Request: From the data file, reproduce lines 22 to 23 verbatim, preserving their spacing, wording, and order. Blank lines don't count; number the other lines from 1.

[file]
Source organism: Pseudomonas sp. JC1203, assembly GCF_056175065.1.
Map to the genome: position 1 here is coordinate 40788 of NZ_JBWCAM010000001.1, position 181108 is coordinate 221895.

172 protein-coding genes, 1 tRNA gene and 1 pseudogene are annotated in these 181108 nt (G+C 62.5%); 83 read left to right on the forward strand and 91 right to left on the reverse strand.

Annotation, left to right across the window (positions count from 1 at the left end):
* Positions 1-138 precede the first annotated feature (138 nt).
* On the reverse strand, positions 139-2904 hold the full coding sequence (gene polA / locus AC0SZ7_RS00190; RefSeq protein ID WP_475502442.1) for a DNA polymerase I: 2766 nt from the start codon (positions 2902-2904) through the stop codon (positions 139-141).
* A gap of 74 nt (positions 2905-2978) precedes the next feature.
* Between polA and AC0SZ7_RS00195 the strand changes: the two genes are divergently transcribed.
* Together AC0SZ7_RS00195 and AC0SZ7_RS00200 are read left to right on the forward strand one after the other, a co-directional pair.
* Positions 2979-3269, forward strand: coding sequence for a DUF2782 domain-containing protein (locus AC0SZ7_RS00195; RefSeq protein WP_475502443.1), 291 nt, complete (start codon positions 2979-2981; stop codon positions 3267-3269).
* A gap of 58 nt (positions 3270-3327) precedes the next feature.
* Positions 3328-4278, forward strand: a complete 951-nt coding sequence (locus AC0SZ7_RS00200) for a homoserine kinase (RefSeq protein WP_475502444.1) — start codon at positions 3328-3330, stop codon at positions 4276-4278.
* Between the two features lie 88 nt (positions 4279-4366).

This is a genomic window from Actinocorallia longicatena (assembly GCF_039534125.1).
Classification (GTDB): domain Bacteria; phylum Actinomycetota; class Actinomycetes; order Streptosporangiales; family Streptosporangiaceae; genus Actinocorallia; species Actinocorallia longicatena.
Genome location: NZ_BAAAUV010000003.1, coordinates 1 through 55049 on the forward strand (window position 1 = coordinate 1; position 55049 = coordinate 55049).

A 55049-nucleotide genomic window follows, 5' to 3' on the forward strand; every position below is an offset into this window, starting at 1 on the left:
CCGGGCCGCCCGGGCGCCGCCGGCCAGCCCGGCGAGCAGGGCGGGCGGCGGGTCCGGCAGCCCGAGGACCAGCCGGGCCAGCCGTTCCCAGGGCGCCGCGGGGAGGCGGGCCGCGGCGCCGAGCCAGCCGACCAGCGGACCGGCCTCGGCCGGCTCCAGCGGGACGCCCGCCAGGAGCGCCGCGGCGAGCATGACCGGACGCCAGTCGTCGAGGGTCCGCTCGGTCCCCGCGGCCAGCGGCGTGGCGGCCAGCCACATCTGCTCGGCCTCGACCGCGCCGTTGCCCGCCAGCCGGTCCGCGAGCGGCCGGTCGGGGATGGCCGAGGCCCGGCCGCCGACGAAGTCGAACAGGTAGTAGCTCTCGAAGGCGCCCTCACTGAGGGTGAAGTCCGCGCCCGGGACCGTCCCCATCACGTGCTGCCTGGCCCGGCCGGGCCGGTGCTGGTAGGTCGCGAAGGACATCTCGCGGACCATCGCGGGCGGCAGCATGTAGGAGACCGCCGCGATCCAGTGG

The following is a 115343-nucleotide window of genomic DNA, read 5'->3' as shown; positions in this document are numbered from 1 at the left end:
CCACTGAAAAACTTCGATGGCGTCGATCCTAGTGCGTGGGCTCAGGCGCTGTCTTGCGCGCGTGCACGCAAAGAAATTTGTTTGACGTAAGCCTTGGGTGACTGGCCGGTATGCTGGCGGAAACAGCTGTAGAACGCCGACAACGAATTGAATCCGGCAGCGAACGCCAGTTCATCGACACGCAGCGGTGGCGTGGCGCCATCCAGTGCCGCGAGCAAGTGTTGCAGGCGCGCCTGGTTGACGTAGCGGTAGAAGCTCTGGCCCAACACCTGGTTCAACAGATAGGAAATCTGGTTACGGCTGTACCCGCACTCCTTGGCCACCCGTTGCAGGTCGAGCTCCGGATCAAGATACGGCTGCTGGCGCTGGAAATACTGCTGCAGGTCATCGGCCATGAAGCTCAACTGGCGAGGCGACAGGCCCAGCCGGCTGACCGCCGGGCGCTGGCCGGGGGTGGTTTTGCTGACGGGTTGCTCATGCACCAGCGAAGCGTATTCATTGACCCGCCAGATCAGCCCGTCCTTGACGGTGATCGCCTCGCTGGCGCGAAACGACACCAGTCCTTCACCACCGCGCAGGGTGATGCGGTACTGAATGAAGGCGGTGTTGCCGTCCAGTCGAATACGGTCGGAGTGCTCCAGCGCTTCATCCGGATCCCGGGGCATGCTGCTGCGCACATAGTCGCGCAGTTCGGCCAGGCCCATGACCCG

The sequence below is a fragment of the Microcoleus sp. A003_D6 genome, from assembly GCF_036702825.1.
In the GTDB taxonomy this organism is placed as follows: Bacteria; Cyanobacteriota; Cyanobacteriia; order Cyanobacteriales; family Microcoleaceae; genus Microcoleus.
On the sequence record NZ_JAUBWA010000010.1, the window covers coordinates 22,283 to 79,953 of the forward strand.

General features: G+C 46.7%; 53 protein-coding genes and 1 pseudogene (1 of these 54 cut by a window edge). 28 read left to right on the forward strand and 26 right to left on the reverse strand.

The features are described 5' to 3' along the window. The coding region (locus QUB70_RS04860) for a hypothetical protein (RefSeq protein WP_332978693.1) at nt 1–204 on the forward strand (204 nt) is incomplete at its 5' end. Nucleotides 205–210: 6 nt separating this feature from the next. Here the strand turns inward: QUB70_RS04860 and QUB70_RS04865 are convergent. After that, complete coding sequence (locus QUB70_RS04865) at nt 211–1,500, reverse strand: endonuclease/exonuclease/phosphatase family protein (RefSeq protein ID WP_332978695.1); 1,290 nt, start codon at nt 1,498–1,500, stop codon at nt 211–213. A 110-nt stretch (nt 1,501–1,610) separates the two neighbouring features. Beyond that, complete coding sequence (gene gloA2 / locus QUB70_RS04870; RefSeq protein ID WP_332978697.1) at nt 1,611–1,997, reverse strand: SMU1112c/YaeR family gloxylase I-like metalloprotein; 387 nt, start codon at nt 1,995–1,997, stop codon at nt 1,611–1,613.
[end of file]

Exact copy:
In the GTDB taxonomy this organism is placed as follows: Bacteria; Cyanobacteriota; Cyanobacteriia; order Cyanobacteriales; family Microcoleaceae; genus Microcoleus.
On the sequence record NZ_JAUBWA010000010.1, the window covers coordinates 22,283 to 79,953 of the forward strand.